"I Believe its a coming."

Three strangers strike up a conversation in the airport lounge in
Bozeman, Montana, awaiting their flights. One is an American Indian,
passing thru from Lame Deer. Another is a cowboy on his way to Billings
for a livestock show. And the third is a fundamentalist Arab student
from the Middle East, newly arrived at Montana State University.

Their discussion drifts to their diverse cultures. Soon, the two
Westerners learn that the Arab is a devout, radical Muslim and the
conversation falls into an uneasy lull. The cowboy leans back in his
chair, crosses his boots on a magazine table and tips his big
sweat-stained hat forward over his face. The wind outside is blowing
tumbleweeds around and the old windsock is flapping, but still no plane
comes. Finally, the American Indian clears his throat and softly speaks.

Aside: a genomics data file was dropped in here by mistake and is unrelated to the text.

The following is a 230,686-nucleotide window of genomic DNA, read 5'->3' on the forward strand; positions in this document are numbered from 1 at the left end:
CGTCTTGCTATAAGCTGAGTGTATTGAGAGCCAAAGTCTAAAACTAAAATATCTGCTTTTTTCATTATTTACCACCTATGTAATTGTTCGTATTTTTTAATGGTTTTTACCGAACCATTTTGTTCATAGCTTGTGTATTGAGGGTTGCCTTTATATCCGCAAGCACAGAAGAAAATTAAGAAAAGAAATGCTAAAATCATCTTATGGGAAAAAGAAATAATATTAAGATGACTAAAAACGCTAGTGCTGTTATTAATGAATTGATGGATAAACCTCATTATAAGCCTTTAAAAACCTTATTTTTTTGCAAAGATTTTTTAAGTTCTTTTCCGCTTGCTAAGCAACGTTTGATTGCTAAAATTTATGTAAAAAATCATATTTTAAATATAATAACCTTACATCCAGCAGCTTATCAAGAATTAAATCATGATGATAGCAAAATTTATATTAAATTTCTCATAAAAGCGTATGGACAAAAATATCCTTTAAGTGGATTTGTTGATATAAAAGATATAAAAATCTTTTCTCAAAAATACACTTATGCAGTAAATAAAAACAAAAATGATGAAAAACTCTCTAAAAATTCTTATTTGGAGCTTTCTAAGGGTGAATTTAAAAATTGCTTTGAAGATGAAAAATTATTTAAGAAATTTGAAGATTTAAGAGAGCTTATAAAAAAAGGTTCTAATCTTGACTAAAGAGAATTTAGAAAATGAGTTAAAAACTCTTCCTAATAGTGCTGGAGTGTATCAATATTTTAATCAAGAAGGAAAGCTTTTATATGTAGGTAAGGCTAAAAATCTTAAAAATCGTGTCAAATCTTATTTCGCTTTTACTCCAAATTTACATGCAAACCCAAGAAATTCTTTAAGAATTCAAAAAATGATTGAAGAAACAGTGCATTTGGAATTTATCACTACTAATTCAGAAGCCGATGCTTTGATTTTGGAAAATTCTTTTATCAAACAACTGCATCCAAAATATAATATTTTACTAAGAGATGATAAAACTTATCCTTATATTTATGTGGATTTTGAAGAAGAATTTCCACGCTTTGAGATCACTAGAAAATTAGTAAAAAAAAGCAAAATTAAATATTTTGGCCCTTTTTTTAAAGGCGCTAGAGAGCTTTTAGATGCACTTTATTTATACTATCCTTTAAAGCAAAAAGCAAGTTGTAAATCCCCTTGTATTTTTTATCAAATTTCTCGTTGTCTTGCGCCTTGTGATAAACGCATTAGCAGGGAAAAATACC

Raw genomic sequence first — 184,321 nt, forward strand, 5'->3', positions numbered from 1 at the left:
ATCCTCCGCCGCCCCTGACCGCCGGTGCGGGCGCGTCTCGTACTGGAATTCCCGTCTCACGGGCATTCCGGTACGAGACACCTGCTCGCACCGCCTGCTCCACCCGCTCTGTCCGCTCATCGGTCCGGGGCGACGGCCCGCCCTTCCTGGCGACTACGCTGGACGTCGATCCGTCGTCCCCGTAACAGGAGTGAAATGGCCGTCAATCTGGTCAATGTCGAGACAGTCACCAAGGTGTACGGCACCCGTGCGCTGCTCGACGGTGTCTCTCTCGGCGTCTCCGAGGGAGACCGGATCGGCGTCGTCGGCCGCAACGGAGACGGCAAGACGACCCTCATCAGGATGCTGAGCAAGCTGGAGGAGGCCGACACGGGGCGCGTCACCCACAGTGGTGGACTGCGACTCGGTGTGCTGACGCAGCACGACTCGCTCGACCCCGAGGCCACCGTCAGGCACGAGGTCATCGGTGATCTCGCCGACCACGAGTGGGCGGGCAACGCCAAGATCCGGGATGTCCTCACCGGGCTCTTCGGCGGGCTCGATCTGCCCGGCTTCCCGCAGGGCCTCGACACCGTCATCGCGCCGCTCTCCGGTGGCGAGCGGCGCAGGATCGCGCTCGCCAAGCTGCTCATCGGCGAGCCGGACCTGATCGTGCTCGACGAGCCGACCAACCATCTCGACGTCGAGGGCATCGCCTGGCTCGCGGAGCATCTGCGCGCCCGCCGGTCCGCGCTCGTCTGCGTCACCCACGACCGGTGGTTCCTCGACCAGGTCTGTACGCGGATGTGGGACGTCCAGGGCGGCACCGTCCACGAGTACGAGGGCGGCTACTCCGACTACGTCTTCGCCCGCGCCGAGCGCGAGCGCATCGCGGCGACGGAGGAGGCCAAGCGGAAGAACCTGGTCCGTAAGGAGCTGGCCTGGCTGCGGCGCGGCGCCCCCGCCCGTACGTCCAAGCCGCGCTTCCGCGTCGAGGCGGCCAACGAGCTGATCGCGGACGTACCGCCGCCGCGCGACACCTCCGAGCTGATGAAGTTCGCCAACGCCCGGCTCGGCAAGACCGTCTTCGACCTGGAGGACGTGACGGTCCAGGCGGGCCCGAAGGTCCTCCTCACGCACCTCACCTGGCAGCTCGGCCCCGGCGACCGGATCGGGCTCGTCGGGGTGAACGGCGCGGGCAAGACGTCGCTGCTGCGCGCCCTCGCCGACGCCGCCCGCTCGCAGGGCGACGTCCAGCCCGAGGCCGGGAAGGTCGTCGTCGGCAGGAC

"At one time here, my people were many, but sadly, now we are few."
The Muslim student raises an eyebrow and leans forward,
"Once my people were few," he sneers, "and now we are many. Why do you suppose that
is?" The Montana cowboy shifts his toothpick to one side of his mouth,
and from the darkness beneath his Stetson says in a drawl, "That's
'cause we ain't played Cowboys and Muslims yet, but I do believe it's


You are probably right.
I wish you weren't. It is really about time we learned to play nicely. All of us.

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